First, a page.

The movie also heavy handedly paints Superman as a messianic figure in more ways than one. From shots of Superman talking to a priest with a stained glass image of Jesus behind him, to evoking the post of the cross, to his blood being the salvation of his people its all a little much. That isn’t to say that Supes hasn’t always been a messianic figure but rather that the treatment here is hammered hard and Superman doesn’t really deliver all that much except on panty soaking good looks and abs that made my eyes cross with envy. There’s no moment of him giving people hope, and no moment of childlike wonder at the all-good man here to save us all from ourselves at his expense…just many moments of him drawing lines in the sand and proving to people that he is standing for Earth.

1770130-zod1One of the big bones that I know people are picking with the movie is that Superman kills General Zod. I knew that he would kill Zod from the start…as soon as Zod killed Jor-El. This doesn’t bother me. For one, I feel like there is a time to kill your enemy whether your Superman, Batman, or Ant Man. Sometimes villains gotta die—not in cold blood murder, but in the moment and without alternative. Sometimes it is the most moral thing to do. Another reason why this doesn’t both me is because in the continuity of Superman that I grew up with in the 90s, Superman did kill General Zod. Yes. Superman killed General Zod in the comics. Even though it was a General Zod in an alternate reality and he did it using that reality’s Kryptonite (which did not effect him), Superman did kill Zod and his two henchmen, in continuity that one time. So, not only is there a precedent for Superman killing a villain, but there’s precedent for him killing specifically General Zod. To be fair though, it wasn’t by the quick snapping of a neck, it was by painfully slow radiation poisoning.

All in, I think this movie was a success, and was totally engrossing and engaging to boot. It had some points that clearly could have used more work, I think you could say that about most movies. For those who say the movie was lacking wit and humor I have to say that this seems to be what audiences want in order for Superman to be credible. Superman III and IV received a lot of criticism for being preachy and campy, wehre as Nolan’s Batman Trilogy was praised for a realistic and gritty world. While some argue that they don’t want anything to do with a Superman that is angsty, angry, and troubled, others seem to gravitate towards it because they are themselves those things. Superman has always been nothing if not a reflection of the heart of America at the time. If America believes it still has a strong sense of right and wrong, but is lost, angry, and troubled then Superman reflects that. I know there are many days that I feel just that way. Additionally the movie is fairly consistent with the current Superman comics product being put out there—it is consistent with the current take of the character, company wide in comics. Many people hate the New 52 take on characters, so they hate the take in this movie. Some are on the fence so their feelings are mixed. I’m willing to try new things and see if the heart of the character can stay the same, as the trappings are made more accessible and relevant to the masses. I think they can. I think they got it right, for this time and place, and the audiences that are paying to see movies. For longtime fans there are easter eggs and name drops throughout the whole thing (watch out for LexCorp!). In closing I’d like to restate that I wouldn’t have been able to make a better Superman movie…without having seen this one first.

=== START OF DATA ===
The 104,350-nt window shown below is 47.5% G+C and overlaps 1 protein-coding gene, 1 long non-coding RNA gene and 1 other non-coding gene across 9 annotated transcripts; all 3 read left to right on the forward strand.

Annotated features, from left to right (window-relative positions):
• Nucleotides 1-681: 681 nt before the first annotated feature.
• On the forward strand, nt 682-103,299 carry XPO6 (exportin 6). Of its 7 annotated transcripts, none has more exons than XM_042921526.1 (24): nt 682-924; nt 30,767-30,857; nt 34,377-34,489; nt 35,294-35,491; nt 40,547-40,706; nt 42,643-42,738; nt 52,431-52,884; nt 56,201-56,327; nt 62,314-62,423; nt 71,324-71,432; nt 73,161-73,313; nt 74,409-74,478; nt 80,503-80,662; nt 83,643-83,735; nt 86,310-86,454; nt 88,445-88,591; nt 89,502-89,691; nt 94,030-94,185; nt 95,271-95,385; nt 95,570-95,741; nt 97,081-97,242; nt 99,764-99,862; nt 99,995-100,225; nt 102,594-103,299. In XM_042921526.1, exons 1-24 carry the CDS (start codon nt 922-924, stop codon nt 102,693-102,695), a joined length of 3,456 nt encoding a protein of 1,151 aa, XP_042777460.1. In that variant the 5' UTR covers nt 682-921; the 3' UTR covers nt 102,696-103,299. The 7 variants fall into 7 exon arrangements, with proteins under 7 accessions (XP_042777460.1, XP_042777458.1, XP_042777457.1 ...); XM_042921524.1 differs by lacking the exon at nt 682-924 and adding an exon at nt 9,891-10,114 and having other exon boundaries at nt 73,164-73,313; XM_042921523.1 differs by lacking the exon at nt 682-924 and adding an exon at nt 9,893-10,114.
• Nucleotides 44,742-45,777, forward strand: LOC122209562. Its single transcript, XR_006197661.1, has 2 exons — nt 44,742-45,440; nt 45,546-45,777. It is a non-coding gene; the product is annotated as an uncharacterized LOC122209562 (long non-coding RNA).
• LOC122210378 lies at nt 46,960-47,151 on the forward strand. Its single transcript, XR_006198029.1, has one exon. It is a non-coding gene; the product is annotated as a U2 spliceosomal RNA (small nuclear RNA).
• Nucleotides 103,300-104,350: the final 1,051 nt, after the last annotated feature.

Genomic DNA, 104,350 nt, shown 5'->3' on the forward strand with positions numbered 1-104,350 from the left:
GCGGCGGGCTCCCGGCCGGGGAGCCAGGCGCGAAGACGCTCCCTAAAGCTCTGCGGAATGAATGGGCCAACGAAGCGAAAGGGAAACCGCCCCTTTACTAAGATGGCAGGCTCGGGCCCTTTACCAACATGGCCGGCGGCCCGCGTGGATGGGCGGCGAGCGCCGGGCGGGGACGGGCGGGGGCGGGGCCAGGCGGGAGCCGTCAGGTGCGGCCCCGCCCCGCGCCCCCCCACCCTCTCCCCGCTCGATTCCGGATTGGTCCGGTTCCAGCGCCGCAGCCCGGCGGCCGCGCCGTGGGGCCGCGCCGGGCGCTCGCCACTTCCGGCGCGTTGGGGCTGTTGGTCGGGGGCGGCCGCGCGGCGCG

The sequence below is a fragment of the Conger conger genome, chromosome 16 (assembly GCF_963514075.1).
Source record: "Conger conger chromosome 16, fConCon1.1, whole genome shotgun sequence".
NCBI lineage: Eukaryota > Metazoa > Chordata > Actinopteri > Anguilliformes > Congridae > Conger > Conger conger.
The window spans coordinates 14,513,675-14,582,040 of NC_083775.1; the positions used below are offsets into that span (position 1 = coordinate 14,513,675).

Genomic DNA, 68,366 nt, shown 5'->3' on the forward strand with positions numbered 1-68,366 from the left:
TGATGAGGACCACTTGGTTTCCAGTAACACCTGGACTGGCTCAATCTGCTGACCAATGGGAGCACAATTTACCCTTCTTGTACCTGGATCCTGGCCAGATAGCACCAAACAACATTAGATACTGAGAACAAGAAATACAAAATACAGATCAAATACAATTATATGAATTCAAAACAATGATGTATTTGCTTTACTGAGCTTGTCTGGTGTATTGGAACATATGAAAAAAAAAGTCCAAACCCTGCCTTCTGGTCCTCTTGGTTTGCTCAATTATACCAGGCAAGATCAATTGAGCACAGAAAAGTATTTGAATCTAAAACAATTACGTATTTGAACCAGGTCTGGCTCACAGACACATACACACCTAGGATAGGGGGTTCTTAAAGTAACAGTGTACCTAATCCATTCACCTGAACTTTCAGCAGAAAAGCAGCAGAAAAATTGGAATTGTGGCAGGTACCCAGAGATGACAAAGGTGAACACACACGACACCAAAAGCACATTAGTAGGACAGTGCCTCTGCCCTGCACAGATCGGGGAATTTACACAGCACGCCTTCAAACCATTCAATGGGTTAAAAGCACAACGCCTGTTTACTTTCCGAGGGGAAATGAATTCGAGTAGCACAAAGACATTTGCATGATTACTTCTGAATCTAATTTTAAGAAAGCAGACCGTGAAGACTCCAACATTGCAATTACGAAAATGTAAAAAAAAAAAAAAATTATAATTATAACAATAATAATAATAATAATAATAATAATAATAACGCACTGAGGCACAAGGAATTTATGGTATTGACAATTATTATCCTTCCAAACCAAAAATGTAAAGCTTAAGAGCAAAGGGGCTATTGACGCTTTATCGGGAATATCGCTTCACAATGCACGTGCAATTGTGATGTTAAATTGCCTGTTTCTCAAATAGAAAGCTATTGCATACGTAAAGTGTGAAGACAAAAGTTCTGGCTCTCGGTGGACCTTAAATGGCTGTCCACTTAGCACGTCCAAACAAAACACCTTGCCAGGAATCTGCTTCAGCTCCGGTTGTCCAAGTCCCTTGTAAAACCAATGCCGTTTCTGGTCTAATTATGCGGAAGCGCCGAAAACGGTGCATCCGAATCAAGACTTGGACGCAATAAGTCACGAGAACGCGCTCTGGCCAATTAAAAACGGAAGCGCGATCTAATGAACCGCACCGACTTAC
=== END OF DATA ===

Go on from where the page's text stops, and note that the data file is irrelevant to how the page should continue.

Don’t agree with this review? Check out Nick’s review of Man of Steel in Four Color Fiend!



Written by Brandon Melendez

Magic Addict